Eve Rifkin

Tucson, Arizona

I have been an educator for over 20 years. As a founding co-director of City High School, I have held a variety of leadership and teaching roles, including academic director, humanities teacher, and principal. I am currently the Director of College Access and support students as they envision their lives after high school.

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Comments 7

  1. Sandy Merz

    I’m in the same position – team teaching – for the first time and I think you’re exactly right on your points. As I read I kept thinking, She needs to add… and then you did. Plus, the points about humility and vulnerability can’t be understated. I’m fortunate that my teammates and I share those qualities – although it seems funny to claim that you’re humble. Thanks for this post.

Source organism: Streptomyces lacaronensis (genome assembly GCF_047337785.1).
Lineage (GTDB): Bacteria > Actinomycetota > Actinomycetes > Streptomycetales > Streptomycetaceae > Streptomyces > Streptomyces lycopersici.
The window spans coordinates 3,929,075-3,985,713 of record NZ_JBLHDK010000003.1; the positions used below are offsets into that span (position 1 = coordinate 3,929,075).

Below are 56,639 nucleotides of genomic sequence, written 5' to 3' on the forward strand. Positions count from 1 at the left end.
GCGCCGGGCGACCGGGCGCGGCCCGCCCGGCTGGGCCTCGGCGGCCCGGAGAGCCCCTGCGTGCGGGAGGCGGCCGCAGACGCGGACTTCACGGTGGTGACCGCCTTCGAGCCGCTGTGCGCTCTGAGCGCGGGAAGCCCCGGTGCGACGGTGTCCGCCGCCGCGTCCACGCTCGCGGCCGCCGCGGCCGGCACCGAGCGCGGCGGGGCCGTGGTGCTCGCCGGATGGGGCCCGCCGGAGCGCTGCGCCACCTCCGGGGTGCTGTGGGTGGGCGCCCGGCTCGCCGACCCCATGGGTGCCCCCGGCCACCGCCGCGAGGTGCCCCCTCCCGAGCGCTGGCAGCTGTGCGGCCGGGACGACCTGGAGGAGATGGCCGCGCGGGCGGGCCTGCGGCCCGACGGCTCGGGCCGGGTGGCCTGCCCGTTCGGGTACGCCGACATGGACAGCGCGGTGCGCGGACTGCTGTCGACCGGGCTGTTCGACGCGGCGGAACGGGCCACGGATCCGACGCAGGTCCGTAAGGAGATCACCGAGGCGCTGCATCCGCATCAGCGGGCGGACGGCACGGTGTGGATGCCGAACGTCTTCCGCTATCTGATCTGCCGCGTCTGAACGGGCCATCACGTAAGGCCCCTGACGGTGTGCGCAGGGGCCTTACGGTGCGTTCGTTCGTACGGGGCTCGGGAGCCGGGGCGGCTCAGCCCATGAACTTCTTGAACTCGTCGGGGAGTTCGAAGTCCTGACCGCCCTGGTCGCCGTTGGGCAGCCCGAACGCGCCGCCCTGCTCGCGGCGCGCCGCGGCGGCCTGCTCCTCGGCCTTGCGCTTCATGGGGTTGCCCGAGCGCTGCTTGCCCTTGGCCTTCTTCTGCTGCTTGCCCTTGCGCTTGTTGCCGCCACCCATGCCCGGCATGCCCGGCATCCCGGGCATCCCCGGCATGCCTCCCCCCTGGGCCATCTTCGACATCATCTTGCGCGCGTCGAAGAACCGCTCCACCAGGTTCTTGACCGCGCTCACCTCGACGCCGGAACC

2. Jess Ledbetter

    I really enjoyed this quote: “In true collaboration, you may need to know less and wonder more.” Super cool. You’ve done a great job to expand the framework with more authentic qualities from real life experiences. Thanks for giving me a window into your work and what makes it successful! :)

  3. Leah Clark

    Your insight about sharing our most challenging moments with our colleagues resonates with me. I used come home and try to explain a work problem with my husband, who crunches numbers in finance with fellow adults all day, and he attempted to provide advice and support. However, even with his kind heart and listening ear, he did not get it the school environment and even worse he did not understand the high school student brain. I often felt more frustrated after talking. So one day I simply stopped telling him. Instead I decided to wear my heart of my sleeve and tell my fellow teacher buddies about all of my mistakes. While i expected some support and empathy, the actual amount astounded me. With every silly problem I had, another teacher had their own story to share. By reaching out to colleagues, my mistakes became my learning experiences. Thank you for sharing this and reminding us to bear our hearts!